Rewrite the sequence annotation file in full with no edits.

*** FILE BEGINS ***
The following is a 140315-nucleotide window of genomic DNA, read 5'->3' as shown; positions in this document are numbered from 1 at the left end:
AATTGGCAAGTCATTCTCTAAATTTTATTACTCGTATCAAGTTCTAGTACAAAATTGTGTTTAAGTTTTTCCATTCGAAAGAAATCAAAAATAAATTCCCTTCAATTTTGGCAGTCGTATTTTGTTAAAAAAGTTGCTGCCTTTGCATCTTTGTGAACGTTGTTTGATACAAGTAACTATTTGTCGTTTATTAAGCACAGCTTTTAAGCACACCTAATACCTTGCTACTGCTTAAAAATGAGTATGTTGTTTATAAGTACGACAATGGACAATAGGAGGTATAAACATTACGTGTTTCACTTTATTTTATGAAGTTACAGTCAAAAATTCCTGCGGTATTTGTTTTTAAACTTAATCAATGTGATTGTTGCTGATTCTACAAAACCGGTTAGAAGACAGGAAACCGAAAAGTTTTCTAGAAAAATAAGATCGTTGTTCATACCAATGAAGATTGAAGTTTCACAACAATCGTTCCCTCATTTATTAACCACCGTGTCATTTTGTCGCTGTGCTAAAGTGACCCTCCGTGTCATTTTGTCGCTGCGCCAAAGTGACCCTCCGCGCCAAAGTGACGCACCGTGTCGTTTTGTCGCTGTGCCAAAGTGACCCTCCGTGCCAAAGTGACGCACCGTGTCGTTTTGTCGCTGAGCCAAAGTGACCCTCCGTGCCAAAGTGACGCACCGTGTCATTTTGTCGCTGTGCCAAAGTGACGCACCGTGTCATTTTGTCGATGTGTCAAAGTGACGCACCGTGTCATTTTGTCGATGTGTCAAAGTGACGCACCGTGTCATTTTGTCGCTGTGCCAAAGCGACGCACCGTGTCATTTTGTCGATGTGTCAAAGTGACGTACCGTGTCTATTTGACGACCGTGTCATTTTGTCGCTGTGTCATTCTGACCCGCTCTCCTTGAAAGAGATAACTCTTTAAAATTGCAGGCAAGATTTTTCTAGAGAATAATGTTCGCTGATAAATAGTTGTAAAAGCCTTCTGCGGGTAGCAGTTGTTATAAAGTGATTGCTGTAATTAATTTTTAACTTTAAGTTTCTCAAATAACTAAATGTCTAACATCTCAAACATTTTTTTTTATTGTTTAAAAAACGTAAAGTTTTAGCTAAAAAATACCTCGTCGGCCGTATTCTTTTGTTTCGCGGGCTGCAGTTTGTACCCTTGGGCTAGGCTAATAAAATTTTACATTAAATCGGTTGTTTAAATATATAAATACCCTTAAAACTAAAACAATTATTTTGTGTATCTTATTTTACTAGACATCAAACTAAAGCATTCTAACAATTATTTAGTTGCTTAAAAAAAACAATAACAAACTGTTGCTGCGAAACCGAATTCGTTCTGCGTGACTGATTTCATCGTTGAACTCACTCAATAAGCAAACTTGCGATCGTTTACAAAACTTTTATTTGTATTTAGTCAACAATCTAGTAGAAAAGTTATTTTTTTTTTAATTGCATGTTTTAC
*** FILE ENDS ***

The following is a 140315-nucleotide window of genomic DNA, read 5'->3' as shown; positions in this document are numbered from 1 at the left end:
AATTGGCAAGTCATTCTCTAAATTTTATTACTCGTATCAAGTTCTAGTACAAAATTGTGTTTAAGTTTTTCCATTCGAAAGAAATCAAAAATAAATTCCCTTCAATTTTGGCAGTCGTATTTTGTTAAAAAAGTTGCTGCCTTTGCATCTTTGTGAACGTTGTTTGATACAAGTAACTATTTGTCGTTTATTAAGCACAGCTTTTAAGCACACCTAATACCTTGCTACTGCTTAAAAATGAGTATGTTGTTTATAAGTACGACAATGGACAATAGGAGGTATAAACATTACGTGTTTCACTTTATTTTATGAAGTTACAGTCAAAAATTCCTGCGGTATTTGTTTTTAAACTTAATCAATGTGATTGTTGCTGATTCTACAAAACCGGTTAGAAGACAGGAAACCGAAAAGTTTTCTAGAAAAATAAGATCGTTGTTCATACCAATGAAGATTGAAGTTTCACAACAATCGTTCCCTCATTTATTAACCACCGTGTCATTTTGTCGCTGTGCTAAAGTGACCCTCCGTGTCATTTTGTCGCTGCGCCAAAGTGACCCTCCGCGCCAAAGTGACGCACCGTGTCGTTTTGTCGCTGTGCCAAAGTGACCCTCCGTGCCAAAGTGACGCACCGTGTCGTTTTGTCGCTGAGCCAAAGTGACCCTCCGTGCCAAAGTGACGCACCGTGTCATTTTGTCGCTGTGCCAAAGTGACGCACCGTGTCATTTTGTCGATGTGTCAAAGTGACGCACCGTGTCATTTTGTCGATGTGTCAAAGTGACGCACCGTGTCATTTTGTCGCTGTGCCAAAGCGACGCACCGTGTCATTTTGTCGATGTGTCAAAGTGACGTACCGTGTCTATTTGACGACCGTGTCATTTTGTCGCTGTGTCATTCTGACCCGCTCTCCTTGAAAGAGATAACTCTTTAAAATTGCAGGCAAGATTTTTCTAGAGAATAATGTTCGCTGATAAATAGTTGTAAAAGCCTTCTGCGGGTAGCAGTTGTTATAAAGTGATTGCTGTAATTAATTTTTAACTTTAAGTTTCTCAAATAACTAAATGTCTAACATCTCAAACATTTTTTTTTATTGTTTAAAAAACGTAAAGTTTTAGCTAAAAAATACCTCGTCGGCCGTATTCTTTTGTTTCGCGGGCTGCAGTTTGTACCCTTGGGCTAGGCTAATAAAATTTTACATTAAATCGGTTGTTTAAATATATAAATACCCTTAAAACTAAAACAATTATTTTGTGTATCTTATTTTACTAGACATCAAACTAAAGCATTCTAACAATTATTTAGTTGCTTAAAAAAAACAATAACAAACTGTTGCTGCGAAACCGAATTCGTTCTGCGTGACTGATTTCATCGTTGAACTCACTCAATAAGCAAACTTGCGATCGTTTACAAAACTTTTATTTGTATTTAGTCAACAATCTAGTAGAAAAGTTATTTTTTTTTTAATTGCATGTTTTAC